Second, when Paul Allen bought the Cinerama, he was thinking out of the box. Sure, the big curved screen is impressive, but showing any 35MM print (especially scope)on that screen results in a horrible distortion of the projected image as well as creating a focusing nightmare.
Now, I can’t speak to the theaters you mentioned, but it’s very possible that those screen curvatures were at 120 degrees (a lesser curve) vs. the Cinerama’s 146 degrees (a very deep curve). The problems I mentioned above are not as evident on a 120 degree screen, but still are an issue.
Thirdly, don’t forget that the Seattle Cinerama is a business. Removing the “flat” screen and then putting it up again takes many man hours and results in lost revenues. It is not a cheap undertaking.
When the Seattle Cinerama schedules another week-long Cinerama/70MM festival, you can be sure that the flat screen will come down. And, as I’ve stated before, I will post details here as soon as it is announced.
There are some factual errors in this theater’s description:
1) The separate theater, known as the Everett Mall IV-V-VI, was built in the early 80s with three identically sized houses—whether they were 250 seaters or 300 seaters I cannot say. Additionally, a few years later, four more theaters were added onto the IV-V-VI creating the Everett Mall 4-10 (by this time, GCC dropped the Roman numerals). These newest theaters were much smaller than the others ranging from 150 to 200 seats.
2) AMC bought out GCC when the latter went into bankruptcy and ran them for a time before closing them. Regal stepped in afterwards to operate the I-II-III solely to keep out other competitors as they proceeded with plans to open their Everett Mall 16.
Therefore, the number of seats should be changed to 2500 and the number of screens should be corrected to read 10.
You’d think so, but the United Drive-Ins/Pacific Theaters newspaper ad says that it’s the Valley 6 Drive In, therefore the name should NOT be changed. Should the number of screens be changed? That’s up for debate…
The Cinerama’s website states that the “film is aged with discoloring.” Awkwardly worded, but at least they’re being truthful.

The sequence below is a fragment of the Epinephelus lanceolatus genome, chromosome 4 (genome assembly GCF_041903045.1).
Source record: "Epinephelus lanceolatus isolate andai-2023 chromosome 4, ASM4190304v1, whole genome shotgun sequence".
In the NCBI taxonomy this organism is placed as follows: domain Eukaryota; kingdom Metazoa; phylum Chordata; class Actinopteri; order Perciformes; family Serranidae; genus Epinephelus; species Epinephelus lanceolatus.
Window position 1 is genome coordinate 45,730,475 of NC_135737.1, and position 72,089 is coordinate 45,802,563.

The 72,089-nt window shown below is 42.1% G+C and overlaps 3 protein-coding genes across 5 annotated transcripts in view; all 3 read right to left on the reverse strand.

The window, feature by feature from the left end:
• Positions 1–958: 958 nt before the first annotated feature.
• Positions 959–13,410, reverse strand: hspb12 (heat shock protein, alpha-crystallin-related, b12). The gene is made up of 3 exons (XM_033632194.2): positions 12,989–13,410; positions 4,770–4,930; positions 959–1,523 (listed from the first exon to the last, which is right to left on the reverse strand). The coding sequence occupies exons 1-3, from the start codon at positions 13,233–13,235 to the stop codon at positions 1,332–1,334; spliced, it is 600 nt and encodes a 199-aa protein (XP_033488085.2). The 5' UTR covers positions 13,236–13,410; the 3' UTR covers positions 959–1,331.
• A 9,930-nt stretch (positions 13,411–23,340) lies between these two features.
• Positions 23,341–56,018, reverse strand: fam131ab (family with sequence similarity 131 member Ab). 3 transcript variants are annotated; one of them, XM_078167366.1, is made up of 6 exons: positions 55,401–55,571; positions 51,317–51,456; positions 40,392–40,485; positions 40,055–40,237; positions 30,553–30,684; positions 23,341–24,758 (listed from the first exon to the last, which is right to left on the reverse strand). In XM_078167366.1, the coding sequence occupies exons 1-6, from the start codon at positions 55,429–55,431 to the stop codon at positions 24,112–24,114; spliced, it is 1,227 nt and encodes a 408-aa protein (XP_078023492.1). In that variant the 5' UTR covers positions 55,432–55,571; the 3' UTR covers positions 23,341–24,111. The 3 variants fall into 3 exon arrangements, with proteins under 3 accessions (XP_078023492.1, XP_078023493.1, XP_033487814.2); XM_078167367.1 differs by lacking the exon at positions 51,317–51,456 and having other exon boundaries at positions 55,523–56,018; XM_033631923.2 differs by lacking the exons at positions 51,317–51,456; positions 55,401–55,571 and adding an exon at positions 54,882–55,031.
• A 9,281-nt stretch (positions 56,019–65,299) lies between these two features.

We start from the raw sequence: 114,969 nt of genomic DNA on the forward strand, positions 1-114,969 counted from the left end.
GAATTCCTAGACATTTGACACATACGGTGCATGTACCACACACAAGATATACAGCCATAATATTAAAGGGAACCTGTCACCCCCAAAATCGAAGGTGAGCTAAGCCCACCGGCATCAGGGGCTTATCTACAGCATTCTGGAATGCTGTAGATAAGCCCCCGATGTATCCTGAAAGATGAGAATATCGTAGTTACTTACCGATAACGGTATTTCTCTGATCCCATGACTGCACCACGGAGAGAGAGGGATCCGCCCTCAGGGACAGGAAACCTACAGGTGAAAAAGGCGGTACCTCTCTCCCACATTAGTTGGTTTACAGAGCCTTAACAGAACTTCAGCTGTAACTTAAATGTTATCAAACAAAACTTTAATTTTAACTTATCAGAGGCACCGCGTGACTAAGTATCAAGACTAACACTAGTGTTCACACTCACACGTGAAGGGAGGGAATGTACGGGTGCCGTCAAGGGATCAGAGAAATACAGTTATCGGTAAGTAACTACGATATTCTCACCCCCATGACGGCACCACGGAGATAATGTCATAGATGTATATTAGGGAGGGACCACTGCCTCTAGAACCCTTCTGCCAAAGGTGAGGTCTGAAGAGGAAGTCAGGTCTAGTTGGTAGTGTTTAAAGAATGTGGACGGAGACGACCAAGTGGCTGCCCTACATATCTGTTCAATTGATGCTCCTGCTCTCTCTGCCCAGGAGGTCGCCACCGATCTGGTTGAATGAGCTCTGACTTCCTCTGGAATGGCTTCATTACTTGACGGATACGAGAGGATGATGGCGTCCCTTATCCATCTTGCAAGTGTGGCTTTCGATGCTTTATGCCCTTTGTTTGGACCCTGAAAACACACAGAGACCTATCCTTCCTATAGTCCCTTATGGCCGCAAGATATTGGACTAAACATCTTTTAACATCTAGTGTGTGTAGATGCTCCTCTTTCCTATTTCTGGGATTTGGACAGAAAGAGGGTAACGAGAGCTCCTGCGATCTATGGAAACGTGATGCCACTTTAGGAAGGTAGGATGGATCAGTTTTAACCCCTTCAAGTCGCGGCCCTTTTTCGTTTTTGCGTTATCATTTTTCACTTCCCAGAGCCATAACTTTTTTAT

The Valley DI is open again for at least another season. Their ad in the Seattle Times appeared today with the usual three screens opening. The others will open when the weather turns nicer.
Walked by the King the other day, and the marquee states that theater is opening soon and gives a phone number for bookings. Looks like live shows will again be featured.
Just to set the record straight, these theaters will not be “cramped 40 seat screening rooms” as stated by TheaterBuff1 on April 1st. As I stated earlier, the 40 seat houses will be in theaters originally designed for 300 seats, hardly what I call cramped.
Being a resident of the Seattle area, I have visited this theater many times in the past. It was orginally built by Loews/Cineplex and it was one of their best designed and run operations in the Puget Sound market. Screens are large and slightly curved, and the seating in the original layout ranged from about 125 to 300.
I would imagine that the 300 seat house will seat 40 patrons. That’s a lot of space per person, so I would think that a major selling point will be privacy and the abundance of space.
I think this idea will work IN THIS LOCATION. Redmond Washington is the home of Microsoft and there is a lot of disposable income just waiting to be spent at an upscale operation such as this. The theater is located in an upscale “life-style” mall, and the mall managers are looking to bring in even more of those dollars.
But for this to work, Village/Roadshow better do the following:
1) Book it smart, meaning stay away from titles such as National Treasure 2 or College Road Trip. Titles like There Will Be Blood, No Country for Old Men and the like will do well.